Almost all aquatic inhabitants, from bacteria and algae to invertebrates, fish and plants, need oxygen. It is used when the level of sugar in the nitrate cycle is lowered, and this helps release enormous amounts of energy from sugar molecules.

If our body suffers from a lack of oxygen, it will affect almost all bodily processes that need energy production.

Water itself does not have the ability to dissolve an infinite number of chemical compounds. From this it follows that the more various substances dissolved in water, the less space will remain for the dissolution of the desired chemical compounds and substances.

Due to the fact that salt water contains more minerals and salts than freshly, sea water has half the oxygen content. Temperature affects the ability of any water to dissolve gases. In cool water, gases dissolve much easier than in warm.

This is seen in the summer in small ponds and lakes, where fish often float to the surface and catch air.

Add to this the emissions of various chemical compounds that make plants in our reservoirs. They will also reduce the place for the dissolution of oxygen, which further leads to an increase in water temperature.

Such a phenomenon is called thermal pollution.

Increased water temperature significantly lowers the level of oxygen, which can later lead to a massive death of fish due to asphyxiation. In addition, this process causes an increase in the concentration of nitrogenous compounds in aquarium water, which lower the pH, and this again provokes poisoning in fish.

In the aquarium, the main oxygen consumers are fish. The need for oxygen can vary depending on the weight and size of the fish.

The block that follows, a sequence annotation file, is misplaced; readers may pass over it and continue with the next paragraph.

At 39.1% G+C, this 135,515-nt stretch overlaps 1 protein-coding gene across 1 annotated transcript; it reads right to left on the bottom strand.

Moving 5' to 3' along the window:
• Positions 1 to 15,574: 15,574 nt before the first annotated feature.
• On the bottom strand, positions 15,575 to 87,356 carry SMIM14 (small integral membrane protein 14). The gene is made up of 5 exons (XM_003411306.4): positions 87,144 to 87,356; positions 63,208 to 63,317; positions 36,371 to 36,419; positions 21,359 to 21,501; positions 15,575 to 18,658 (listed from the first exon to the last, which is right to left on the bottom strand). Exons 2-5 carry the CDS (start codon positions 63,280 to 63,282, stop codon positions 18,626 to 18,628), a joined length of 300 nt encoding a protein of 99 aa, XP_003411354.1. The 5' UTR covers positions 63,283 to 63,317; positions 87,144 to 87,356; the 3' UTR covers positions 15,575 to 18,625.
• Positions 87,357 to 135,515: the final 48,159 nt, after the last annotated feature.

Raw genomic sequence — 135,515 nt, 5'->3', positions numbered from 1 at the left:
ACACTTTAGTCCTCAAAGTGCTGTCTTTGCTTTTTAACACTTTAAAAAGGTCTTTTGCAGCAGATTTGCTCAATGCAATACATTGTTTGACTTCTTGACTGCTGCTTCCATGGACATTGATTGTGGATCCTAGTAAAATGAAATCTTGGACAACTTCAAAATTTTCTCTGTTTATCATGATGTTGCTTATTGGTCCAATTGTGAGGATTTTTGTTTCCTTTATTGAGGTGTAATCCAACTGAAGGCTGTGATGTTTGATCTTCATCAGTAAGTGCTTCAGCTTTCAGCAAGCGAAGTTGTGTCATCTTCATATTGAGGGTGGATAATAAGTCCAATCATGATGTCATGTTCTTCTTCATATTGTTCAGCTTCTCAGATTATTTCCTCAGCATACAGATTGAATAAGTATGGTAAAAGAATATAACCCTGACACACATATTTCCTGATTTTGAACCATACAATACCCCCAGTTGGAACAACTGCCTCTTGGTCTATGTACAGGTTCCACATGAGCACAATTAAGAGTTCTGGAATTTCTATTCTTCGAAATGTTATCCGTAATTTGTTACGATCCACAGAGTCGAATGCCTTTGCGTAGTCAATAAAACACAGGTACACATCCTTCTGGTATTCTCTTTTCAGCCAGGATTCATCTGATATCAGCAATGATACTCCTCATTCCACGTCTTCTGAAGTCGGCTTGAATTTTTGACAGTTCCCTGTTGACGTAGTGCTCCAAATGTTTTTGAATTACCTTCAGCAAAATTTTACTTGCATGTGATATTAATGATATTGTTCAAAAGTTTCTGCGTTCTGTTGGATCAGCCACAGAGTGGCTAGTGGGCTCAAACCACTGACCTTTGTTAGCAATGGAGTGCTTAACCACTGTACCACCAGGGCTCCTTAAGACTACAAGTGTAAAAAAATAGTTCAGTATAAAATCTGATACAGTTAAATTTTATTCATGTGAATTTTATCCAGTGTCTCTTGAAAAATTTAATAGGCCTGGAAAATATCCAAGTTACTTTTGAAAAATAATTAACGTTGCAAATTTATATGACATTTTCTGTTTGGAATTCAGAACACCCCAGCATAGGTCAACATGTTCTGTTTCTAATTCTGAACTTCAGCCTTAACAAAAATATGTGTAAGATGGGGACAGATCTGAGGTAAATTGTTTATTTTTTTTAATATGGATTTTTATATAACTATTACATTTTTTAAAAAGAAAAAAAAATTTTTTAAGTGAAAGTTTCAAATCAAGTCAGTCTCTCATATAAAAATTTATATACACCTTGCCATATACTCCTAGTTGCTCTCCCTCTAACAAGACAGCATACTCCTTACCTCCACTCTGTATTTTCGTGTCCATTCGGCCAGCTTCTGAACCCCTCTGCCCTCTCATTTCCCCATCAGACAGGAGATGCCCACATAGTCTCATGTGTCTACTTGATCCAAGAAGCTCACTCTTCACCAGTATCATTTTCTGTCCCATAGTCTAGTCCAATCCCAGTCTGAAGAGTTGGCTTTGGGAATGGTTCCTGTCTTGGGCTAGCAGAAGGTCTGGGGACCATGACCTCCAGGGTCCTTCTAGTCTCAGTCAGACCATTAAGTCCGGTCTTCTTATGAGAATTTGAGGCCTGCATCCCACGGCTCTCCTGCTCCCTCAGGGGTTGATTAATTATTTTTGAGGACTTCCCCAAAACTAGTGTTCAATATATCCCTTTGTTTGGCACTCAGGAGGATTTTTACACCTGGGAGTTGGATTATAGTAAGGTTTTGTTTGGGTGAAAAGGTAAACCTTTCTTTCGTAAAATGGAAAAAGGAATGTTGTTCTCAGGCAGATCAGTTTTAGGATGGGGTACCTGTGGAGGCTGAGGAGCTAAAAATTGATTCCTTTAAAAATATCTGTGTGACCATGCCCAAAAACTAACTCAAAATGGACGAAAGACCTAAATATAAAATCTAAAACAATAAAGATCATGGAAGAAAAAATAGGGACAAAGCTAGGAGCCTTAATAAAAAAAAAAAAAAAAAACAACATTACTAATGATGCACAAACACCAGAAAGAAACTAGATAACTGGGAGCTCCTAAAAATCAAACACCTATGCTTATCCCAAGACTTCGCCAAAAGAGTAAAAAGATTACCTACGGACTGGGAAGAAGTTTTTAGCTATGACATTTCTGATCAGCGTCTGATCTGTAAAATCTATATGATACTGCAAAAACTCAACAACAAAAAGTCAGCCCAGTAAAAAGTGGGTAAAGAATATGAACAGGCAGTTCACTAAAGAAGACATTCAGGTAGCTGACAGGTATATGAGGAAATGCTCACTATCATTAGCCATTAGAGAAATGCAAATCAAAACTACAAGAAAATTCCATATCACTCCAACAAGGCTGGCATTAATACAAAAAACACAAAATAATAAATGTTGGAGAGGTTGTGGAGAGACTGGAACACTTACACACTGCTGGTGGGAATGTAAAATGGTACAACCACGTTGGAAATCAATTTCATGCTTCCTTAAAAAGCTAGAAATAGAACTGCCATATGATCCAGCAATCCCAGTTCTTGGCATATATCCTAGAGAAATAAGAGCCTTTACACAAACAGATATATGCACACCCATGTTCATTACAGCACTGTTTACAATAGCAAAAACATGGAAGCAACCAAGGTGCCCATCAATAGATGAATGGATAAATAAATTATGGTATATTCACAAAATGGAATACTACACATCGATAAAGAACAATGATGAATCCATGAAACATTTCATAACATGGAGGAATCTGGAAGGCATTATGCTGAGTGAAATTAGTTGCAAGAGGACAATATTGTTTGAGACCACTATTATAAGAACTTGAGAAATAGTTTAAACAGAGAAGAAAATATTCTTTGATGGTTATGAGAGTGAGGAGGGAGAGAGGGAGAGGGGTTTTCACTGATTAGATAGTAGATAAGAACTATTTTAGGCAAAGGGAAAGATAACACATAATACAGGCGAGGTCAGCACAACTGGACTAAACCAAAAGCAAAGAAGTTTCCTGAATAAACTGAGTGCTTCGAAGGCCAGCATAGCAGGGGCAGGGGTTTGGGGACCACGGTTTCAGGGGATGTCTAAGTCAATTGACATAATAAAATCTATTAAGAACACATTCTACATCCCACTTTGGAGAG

Here is an unusual example: Pelvicahromis Pulcher is smaller than rhodostomus, but it compensates for its increased oxygen demand due to its high activity. In addition, the increased temperature of the water not only complicates the ability of the latter to dissolve oxygen, but it also significantly speeds up the metabolism of aquarium fish.

And if fish metabolism is accelerated, it means they need more oxygen than usual.

This aspect can be used for your own purposes when you come home from a pet store with a large armful of new fish, which you will have to keep in large numbers. You just need to lower the temperature of the water a little so that their metabolism slows down and the need for oxygen decreases.

In addition to fish, invertebrates also consume oxygen in aquariums, but they are only on the second line and are practically invisible. The third most malicious users of precious oxygen are nitrifying bacteria, which take an active part in the nitrate cycle. The processes of decomposition of atoms into water, carbon dioxide and nitrogen are accompanied with a serious consumption of precious gas.